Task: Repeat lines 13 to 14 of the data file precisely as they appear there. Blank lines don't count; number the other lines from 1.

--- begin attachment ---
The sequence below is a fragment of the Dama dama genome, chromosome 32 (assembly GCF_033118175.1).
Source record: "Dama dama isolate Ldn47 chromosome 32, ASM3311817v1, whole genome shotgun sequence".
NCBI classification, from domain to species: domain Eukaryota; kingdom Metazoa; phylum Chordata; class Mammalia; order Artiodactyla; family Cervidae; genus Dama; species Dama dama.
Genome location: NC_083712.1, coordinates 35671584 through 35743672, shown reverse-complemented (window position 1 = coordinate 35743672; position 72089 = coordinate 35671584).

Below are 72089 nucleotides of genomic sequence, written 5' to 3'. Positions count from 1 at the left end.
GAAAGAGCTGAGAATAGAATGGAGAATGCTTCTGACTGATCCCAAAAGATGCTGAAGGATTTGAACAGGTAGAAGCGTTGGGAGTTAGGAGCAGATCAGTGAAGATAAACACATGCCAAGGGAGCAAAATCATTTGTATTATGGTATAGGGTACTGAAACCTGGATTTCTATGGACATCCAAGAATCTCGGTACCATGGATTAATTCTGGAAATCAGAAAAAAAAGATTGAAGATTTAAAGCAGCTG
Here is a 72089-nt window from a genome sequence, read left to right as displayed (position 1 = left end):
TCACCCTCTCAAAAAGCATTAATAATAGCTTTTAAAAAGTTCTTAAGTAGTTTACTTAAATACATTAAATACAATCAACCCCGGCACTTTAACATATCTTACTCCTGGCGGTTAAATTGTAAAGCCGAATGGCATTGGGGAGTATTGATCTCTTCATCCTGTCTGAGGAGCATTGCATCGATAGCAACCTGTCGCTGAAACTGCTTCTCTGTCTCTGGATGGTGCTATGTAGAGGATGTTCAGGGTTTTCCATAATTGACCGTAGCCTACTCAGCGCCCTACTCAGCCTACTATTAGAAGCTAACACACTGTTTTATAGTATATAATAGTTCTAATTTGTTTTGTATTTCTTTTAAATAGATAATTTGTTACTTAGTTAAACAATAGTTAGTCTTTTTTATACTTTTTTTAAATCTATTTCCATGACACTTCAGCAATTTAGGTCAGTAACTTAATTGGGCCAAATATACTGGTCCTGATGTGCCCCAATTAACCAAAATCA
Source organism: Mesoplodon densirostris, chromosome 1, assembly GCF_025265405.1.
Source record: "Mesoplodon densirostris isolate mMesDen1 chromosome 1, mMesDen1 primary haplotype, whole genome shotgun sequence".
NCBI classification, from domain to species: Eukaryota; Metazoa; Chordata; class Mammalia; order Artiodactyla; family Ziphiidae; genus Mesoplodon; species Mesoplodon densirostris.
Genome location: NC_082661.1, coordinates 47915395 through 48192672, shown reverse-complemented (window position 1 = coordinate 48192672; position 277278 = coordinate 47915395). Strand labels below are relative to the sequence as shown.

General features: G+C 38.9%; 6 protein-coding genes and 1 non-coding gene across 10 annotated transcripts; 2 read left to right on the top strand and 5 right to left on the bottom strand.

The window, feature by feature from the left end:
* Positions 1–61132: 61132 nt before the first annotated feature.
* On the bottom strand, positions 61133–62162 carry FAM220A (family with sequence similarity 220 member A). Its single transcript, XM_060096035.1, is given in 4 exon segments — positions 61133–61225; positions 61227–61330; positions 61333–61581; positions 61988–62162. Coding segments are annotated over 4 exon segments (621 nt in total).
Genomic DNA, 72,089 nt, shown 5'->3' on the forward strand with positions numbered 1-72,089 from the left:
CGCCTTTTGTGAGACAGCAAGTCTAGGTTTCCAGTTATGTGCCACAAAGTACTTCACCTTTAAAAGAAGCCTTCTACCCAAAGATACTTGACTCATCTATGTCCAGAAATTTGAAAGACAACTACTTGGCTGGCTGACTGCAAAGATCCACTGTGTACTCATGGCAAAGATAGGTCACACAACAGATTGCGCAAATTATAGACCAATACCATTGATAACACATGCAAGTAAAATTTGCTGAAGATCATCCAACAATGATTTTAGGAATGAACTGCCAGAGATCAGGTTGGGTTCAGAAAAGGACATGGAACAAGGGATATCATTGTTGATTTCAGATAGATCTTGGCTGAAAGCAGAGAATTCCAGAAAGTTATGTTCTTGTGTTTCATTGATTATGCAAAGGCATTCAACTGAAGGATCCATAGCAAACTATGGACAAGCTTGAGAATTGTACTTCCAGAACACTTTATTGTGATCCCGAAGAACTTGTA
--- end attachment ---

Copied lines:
General features: G+C 38.9%; 6 protein-coding genes and 1 non-coding gene across 10 annotated transcripts; 2 read left to right on the top strand and 5 right to left on the bottom strand.

The window, feature by feature from the left end: